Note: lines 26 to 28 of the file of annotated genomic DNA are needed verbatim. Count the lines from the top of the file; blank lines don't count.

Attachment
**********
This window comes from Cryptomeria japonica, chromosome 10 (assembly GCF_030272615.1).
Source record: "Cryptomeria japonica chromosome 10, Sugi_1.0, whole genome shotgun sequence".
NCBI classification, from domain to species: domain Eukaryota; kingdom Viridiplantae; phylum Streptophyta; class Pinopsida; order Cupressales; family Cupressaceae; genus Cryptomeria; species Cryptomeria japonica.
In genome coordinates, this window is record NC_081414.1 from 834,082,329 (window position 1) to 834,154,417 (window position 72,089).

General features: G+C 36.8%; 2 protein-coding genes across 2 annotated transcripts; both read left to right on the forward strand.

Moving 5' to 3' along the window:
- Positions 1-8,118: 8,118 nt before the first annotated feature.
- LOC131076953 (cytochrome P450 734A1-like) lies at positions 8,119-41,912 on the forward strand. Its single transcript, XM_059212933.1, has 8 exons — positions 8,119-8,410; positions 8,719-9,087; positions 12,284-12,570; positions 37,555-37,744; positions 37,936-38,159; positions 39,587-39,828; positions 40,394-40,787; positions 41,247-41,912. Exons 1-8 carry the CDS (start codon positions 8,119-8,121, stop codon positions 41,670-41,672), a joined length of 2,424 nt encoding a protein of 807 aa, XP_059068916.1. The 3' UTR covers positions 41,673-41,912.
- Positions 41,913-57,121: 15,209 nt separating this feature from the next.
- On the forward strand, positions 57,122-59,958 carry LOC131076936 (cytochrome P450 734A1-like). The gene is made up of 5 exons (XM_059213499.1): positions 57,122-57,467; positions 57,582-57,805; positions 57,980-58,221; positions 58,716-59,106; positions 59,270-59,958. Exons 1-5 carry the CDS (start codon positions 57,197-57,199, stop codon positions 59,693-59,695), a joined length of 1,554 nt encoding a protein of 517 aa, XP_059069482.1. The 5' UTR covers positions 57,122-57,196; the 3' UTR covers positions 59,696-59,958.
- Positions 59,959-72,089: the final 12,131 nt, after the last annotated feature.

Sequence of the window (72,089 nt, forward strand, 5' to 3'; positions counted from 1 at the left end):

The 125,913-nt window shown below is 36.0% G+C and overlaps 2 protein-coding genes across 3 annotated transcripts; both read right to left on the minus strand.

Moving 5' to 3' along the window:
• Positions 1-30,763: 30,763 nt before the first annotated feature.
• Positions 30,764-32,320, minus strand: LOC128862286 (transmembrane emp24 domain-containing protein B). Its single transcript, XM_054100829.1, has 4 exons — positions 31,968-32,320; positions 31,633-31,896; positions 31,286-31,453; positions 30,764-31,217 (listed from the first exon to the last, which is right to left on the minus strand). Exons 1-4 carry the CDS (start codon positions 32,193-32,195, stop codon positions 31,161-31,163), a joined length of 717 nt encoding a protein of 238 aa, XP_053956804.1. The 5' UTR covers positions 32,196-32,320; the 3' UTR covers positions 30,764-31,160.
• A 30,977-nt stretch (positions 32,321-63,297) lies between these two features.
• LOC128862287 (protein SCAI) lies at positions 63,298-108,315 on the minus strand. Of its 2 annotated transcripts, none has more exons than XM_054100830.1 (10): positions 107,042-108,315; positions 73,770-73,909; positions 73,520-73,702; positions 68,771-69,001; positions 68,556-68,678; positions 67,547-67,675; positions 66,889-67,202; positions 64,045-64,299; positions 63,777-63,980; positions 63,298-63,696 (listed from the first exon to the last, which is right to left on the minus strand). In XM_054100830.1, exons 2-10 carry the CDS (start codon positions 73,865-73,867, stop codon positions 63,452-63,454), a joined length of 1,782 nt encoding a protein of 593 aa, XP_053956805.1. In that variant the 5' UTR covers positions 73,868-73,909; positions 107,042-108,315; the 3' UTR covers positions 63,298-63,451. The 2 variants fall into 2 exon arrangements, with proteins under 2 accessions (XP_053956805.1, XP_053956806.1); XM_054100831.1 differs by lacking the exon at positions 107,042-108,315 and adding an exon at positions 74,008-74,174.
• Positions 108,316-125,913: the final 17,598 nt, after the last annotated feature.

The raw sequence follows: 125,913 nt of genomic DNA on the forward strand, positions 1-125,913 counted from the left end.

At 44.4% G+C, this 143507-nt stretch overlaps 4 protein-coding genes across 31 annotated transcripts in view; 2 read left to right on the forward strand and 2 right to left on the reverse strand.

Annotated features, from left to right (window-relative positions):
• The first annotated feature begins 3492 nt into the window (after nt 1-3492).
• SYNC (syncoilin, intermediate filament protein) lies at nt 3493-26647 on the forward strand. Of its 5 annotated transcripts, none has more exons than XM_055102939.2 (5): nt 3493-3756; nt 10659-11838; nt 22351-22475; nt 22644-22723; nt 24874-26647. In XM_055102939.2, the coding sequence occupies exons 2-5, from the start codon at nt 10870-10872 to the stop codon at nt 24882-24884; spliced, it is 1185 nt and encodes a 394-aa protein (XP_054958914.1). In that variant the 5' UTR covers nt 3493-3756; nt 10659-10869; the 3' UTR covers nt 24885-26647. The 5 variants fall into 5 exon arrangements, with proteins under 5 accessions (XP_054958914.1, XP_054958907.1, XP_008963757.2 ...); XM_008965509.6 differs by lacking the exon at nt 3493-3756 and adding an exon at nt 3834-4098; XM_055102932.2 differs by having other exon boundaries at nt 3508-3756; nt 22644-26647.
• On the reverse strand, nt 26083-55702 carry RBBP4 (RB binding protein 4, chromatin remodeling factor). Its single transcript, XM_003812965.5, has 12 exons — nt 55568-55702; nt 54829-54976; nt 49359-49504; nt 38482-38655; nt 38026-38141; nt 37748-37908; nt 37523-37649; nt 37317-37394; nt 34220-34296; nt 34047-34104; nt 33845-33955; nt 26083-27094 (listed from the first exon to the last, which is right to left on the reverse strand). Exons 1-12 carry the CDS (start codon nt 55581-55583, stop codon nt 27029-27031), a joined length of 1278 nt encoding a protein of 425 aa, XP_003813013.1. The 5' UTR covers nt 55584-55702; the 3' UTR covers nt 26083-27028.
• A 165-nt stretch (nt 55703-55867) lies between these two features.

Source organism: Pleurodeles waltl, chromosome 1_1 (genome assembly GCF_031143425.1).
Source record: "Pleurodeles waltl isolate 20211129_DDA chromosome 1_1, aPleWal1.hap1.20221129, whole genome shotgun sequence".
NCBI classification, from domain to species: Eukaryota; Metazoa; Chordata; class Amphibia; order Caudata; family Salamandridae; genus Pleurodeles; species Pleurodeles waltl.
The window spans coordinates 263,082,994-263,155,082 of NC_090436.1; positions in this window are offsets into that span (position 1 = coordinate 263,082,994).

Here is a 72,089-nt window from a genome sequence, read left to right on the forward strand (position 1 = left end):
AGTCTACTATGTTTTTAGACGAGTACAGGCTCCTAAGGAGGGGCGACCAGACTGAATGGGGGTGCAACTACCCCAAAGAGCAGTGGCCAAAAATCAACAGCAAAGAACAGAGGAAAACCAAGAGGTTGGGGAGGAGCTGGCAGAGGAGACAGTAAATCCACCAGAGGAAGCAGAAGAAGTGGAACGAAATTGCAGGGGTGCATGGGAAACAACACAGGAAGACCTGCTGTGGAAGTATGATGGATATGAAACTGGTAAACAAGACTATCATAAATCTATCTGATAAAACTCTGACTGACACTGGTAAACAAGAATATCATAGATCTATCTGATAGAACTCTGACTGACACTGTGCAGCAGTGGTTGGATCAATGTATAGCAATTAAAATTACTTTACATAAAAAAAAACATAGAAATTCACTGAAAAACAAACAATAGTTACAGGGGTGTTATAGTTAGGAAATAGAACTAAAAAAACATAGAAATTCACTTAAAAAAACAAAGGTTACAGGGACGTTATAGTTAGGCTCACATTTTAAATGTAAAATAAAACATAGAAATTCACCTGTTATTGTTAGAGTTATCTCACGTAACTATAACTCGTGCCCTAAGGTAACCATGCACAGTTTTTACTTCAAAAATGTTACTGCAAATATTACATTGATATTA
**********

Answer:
• A 165-nt stretch (nt 55703-55867) lies between these two features.

Source organism: Pleurodeles waltl, chromosome 1_1 (genome assembly GCF_031143425.1).
Source record: "Pleurodeles waltl isolate 20211129_DDA chromosome 1_1, aPleWal1.hap1.20221129, whole genome shotgun sequence".